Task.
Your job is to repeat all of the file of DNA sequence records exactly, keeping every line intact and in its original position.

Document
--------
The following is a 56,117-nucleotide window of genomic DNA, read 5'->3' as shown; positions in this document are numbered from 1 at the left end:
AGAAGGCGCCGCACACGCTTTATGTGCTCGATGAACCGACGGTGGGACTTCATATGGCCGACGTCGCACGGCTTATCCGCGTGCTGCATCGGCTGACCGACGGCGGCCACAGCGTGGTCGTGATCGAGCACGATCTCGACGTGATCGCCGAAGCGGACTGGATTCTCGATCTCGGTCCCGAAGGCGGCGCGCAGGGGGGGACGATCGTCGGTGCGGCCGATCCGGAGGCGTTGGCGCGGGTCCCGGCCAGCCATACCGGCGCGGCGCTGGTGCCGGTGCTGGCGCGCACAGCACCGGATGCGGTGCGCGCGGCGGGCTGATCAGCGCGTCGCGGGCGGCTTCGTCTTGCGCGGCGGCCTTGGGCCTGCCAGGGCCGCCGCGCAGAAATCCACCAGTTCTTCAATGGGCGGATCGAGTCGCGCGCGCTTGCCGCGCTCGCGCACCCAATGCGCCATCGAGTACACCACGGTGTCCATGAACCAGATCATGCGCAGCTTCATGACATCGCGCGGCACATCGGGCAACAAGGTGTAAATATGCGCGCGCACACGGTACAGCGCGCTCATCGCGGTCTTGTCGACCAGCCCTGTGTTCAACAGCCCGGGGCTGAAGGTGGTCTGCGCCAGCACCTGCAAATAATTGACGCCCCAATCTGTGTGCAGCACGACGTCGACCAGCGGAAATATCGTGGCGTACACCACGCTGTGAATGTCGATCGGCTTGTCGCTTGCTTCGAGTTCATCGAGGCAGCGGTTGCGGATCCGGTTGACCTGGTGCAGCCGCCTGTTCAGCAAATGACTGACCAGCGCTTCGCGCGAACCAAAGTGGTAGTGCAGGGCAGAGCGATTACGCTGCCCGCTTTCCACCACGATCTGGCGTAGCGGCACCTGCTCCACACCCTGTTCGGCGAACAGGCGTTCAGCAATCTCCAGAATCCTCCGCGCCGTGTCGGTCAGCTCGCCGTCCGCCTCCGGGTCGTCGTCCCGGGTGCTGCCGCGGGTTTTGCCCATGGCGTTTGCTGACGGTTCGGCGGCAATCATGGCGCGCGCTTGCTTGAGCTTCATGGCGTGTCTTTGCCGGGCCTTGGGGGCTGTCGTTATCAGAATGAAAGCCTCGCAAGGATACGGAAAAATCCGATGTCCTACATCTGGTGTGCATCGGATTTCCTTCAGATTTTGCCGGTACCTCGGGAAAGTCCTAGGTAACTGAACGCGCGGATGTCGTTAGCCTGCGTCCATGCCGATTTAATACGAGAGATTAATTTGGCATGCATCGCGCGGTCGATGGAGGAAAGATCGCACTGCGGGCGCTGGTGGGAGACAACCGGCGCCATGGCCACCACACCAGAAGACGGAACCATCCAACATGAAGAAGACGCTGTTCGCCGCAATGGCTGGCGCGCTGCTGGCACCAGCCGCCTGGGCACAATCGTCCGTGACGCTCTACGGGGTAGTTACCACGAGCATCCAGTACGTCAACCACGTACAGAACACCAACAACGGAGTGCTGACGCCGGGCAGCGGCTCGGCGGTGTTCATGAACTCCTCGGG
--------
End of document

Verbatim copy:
The following is a 56,117-nucleotide window of genomic DNA, read 5'->3' as shown; positions in this document are numbered from 1 at the left end:
AGAAGGCGCCGCACACGCTTTATGTGCTCGATGAACCGACGGTGGGACTTCATATGGCCGACGTCGCACGGCTTATCCGCGTGCTGCATCGGCTGACCGACGGCGGCCACAGCGTGGTCGTGATCGAGCACGATCTCGACGTGATCGCCGAAGCGGACTGGATTCTCGATCTCGGTCCCGAAGGCGGCGCGCAGGGGGGGACGATCGTCGGTGCGGCCGATCCGGAGGCGTTGGCGCGGGTCCCGGCCAGCCATACCGGCGCGGCGCTGGTGCCGGTGCTGGCGCGCACAGCACCGGATGCGGTGCGCGCGGCGGGCTGATCAGCGCGTCGCGGGCGGCTTCGTCTTGCGCGGCGGCCTTGGGCCTGCCAGGGCCGCCGCGCAGAAATCCACCAGTTCTTCAATGGGCGGATCGAGTCGCGCGCGCTTGCCGCGCTCGCGCACCCAATGCGCCATCGAGTACACCACGGTGTCCATGAACCAGATCATGCGCAGCTTCATGACATCGCGCGGCACATCGGGCAACAAGGTGTAAATATGCGCGCGCACACGGTACAGCGCGCTCATCGCGGTCTTGTCGACCAGCCCTGTGTTCAACAGCCCGGGGCTGAAGGTGGTCTGCGCCAGCACCTGCAAATAATTGACGCCCCAATCTGTGTGCAGCACGACGTCGACCAGCGGAAATATCGTGGCGTACACCACGCTGTGAATGTCGATCGGCTTGTCGCTTGCTTCGAGTTCATCGAGGCAGCGGTTGCGGATCCGGTTGACCTGGTGCAGCCGCCTGTTCAGCAAATGACTGACCAGCGCTTCGCGCGAACCAAAGTGGTAGTGCAGGGCAGAGCGATTACGCTGCCCGCTTTCCACCACGATCTGGCGTAGCGGCACCTGCTCCACACCCTGTTCGGCGAACAGGCGTTCAGCAATCTCCAGAATCCTCCGCGCCGTGTCGGTCAGCTCGCCGTCCGCCTCCGGGTCGTCGTCCCGGGTGCTGCCGCGGGTTTTGCCCATGGCGTTTGCTGACGGTTCGGCGGCAATCATGGCGCGCGCTTGCTTGAGCTTCATGGCGTGTCTTTGCCGGGCCTTGGGGGCTGTCGTTATCAGAATGAAAGCCTCGCAAGGATACGGAAAAATCCGATGTCCTACATCTGGTGTGCATCGGATTTCCTTCAGATTTTGCCGGTACCTCGGGAAAGTCCTAGGTAACTGAACGCGCGGATGTCGTTAGCCTGCGTCCATGCCGATTTAATACGAGAGATTAATTTGGCATGCATCGCGCGGTCGATGGAGGAAAGATCGCACTGCGGGCGCTGGTGGGAGACAACCGGCGCCATGGCCACCACACCAGAAGACGGAACCATCCAACATGAAGAAGACGCTGTTCGCCGCAATGGCTGGCGCGCTGCTGGCACCAGCCGCCTGGGCACAATCGTCCGTGACGCTCTACGGGGTAGTTACCACGAGCATCCAGTACGTCAACCACGTACAGAACACCAACAACGGAGTGCTGACGCCGGGCAGCGGCTCGGCGGTGTTCATGAACTCCTCGGG